NEW YORK, United States – Fourteen campaign images. Six videos. A string of celebrity portraits. All in one day.
“It was a large list of deliverables,” says photographer Inez van Lamsweerde, who, along with partner Vinoodh Matadin, was tasked with turning around all of the above in less than 24 hours. The client? , who staged an in-season runway show at New York Fashion Week in September. Ford was one of the first designers to adopt the “instant fashion” approach, making his clothes available to purchase immediately after they debuted on the catwalk. “The project itself seemed sort of daunting,” van Lamsweerde adds. “Before we were actually shooting.”
But by the time the duo set a small studio up within the show venue – tapping the same hair and makeup artists that would prep the models for the runway – “it was a wonderful, easy process,” van Lamsweerde says. “It’s a super-fast way of working. We’re lucky that we have an incredible team around us doing print retouching, video editing and video colour in-house.”
The day began at 10am, and they were finished shooting by the 4.30pm show rehearsal. They spent the time before the show editing photographs and videos with 10-or-so members of the team, and by the time the first model hit the runway, they were done. At the show, the photographers were on hand to capture the celebrity front row, snapping more than a dozen black-and-white portraits of A-listers including Tom Hanks, Rita Wilson and Julianne Moore. Just a few days later, a shot from the campaign ran on a full page advertisement in the print edition of The New York Times. “We had to be extremely prepared going in,” van Lamsweerde says. “It’s a different way of thinking.”
There’s not room to over think and there’s not room to question anything. There’s no time, you just go.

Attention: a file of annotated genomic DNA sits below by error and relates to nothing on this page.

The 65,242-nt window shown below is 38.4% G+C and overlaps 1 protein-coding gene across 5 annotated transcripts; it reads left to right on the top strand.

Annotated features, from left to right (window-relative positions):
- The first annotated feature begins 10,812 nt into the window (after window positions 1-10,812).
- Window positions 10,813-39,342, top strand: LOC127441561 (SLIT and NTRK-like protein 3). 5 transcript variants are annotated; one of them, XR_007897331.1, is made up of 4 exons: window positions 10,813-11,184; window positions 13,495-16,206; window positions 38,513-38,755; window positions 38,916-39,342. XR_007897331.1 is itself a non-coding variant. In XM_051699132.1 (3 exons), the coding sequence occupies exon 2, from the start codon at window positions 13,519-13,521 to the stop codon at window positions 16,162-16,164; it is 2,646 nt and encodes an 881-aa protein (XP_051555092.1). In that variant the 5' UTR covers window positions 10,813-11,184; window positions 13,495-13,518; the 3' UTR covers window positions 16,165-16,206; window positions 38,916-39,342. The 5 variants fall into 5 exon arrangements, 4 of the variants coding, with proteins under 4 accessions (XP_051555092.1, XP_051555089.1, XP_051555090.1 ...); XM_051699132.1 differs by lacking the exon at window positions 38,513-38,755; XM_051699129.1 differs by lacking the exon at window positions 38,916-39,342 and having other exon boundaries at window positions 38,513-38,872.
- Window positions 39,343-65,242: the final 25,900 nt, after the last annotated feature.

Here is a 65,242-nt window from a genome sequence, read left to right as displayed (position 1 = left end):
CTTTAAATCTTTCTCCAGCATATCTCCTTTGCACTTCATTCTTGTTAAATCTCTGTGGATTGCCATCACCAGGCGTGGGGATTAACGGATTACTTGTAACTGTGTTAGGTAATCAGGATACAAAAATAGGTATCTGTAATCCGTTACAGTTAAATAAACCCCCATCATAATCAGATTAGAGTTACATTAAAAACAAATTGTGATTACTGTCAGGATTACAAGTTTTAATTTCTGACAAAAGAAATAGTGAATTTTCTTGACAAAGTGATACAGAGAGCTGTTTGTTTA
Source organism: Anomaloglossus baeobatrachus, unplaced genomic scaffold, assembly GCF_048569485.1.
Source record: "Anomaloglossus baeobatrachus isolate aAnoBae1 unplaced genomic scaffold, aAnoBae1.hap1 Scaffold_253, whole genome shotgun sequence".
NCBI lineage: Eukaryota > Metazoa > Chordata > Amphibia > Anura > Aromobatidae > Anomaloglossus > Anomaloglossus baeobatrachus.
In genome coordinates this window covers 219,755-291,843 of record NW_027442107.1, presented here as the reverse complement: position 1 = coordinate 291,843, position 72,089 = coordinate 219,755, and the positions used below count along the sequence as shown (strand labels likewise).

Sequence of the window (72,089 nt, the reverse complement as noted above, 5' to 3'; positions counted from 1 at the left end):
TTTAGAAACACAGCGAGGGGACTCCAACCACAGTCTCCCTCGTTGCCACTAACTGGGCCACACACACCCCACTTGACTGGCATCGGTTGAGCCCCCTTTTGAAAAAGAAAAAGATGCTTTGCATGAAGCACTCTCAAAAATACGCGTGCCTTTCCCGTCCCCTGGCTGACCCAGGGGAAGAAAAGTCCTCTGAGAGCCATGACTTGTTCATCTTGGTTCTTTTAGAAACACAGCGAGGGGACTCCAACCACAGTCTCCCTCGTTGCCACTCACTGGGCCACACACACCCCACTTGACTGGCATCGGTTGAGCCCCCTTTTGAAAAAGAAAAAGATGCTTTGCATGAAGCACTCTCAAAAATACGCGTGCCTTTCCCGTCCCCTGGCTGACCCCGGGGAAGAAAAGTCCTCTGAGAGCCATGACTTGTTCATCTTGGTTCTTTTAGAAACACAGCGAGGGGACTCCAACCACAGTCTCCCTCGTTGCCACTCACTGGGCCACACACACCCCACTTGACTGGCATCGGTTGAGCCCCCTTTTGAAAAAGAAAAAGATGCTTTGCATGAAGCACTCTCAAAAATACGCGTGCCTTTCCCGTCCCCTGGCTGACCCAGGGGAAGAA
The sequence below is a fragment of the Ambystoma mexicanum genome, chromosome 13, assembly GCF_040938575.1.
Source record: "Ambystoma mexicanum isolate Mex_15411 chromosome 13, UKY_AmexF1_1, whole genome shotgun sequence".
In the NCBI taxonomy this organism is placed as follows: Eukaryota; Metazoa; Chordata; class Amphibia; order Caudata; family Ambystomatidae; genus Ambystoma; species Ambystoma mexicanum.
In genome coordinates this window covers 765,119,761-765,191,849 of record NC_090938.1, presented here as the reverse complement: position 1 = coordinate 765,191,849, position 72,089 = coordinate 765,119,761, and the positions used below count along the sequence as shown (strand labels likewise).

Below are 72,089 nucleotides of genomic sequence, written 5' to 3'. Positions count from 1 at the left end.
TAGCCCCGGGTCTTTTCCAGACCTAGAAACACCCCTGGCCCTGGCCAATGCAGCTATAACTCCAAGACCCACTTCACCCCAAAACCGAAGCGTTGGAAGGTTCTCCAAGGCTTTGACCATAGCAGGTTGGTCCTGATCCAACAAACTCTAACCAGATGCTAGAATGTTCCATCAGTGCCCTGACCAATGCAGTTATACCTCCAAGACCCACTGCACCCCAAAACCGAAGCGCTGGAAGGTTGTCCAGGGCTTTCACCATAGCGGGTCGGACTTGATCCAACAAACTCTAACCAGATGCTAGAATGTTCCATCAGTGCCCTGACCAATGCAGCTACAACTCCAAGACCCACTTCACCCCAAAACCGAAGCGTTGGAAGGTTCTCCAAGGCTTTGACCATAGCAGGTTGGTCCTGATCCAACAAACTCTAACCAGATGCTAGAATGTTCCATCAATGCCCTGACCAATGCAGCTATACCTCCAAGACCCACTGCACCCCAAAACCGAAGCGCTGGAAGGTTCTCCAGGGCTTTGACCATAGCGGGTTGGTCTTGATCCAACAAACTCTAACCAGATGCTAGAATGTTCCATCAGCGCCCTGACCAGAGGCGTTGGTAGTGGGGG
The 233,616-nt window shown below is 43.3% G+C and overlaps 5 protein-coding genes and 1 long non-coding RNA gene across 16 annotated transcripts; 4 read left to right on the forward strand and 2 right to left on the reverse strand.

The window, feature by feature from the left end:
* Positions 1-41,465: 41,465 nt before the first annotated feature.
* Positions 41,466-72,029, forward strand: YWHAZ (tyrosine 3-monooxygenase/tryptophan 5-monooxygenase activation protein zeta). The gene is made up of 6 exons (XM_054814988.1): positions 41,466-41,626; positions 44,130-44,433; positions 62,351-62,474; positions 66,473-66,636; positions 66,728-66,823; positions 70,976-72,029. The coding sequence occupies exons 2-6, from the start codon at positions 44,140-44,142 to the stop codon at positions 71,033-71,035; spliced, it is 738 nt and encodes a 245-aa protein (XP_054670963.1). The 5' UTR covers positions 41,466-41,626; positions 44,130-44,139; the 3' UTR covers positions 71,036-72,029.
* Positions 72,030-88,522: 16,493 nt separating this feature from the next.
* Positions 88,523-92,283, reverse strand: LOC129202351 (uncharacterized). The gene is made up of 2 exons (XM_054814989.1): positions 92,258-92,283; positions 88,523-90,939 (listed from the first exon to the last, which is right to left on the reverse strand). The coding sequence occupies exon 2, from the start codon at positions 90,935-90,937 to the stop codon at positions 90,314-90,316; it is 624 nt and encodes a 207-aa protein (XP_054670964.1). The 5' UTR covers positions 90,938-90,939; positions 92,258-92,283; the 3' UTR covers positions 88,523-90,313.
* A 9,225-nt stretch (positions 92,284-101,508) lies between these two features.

Operationalising “see now, buy now” has implications across the value chain, from design to sales and marketing, rewiring the way not only designers, but fashion’s broader creative class do their jobs, from photographers and stylists to casting directors and visual merchandisers.
For photographer Mario Testino, who has long shot Burberry’s advertising campaigns, working in-season has meant reversing his creative process. “I was really at odds with myself at the end of the [Burberry] show because we usually meet afterward to discuss what we’re going to do. But I had already done it… Before, I would go to the shows to discover the collection,” Testino told BoF in a recent interview. “It’s interesting, because I find that the shows are no longer for the trade, they’re for the consumer. Anna Wintour already had an article in Vogue and the advertisements are in this issue.”
And yet, Burberry’s campaign and runway concept were perhaps more closely linked than ever before. Along with the more expected lineup of young British it-models – this time dressed in garb inspired by Virginia Woolf’s “Orlando” – Testino also captured Burberry artisans at work. “Orlando” served as a starting point for chief executive and chief creative officer Christopher Bailey ‘s collection, which was complemented by a week-long, consumer-facing installation at Burberry’s show space, which the brand christened Makers House, where artisan weavers, bookbinders, calligraphers and saddlers – all linked to London concept store The New Craftsmen – were on hand. Burberry also hosted in-store viewing parties of its runway show at stores across the globe, where the collection was unveiled moments after it was shown on the runway, underscoring the importance of visual merchandising to the “instant fashion” concept.
At Tommy Hilfiger, which turned a pier at New York City’s South Street Seaport into a carnival-like spectacle for its #TommyNow runway show, global creative services and visual merchandising head Trent Wisehart had to coordinate the turnover of visuals at hundreds of stores across the globe. (The show featured TommyXGigi, the capsule collection designed in collaboration with model and personality , as well as select items from Hilfiger’s Autumn/Winter 2016 ready-to-wear lineup.)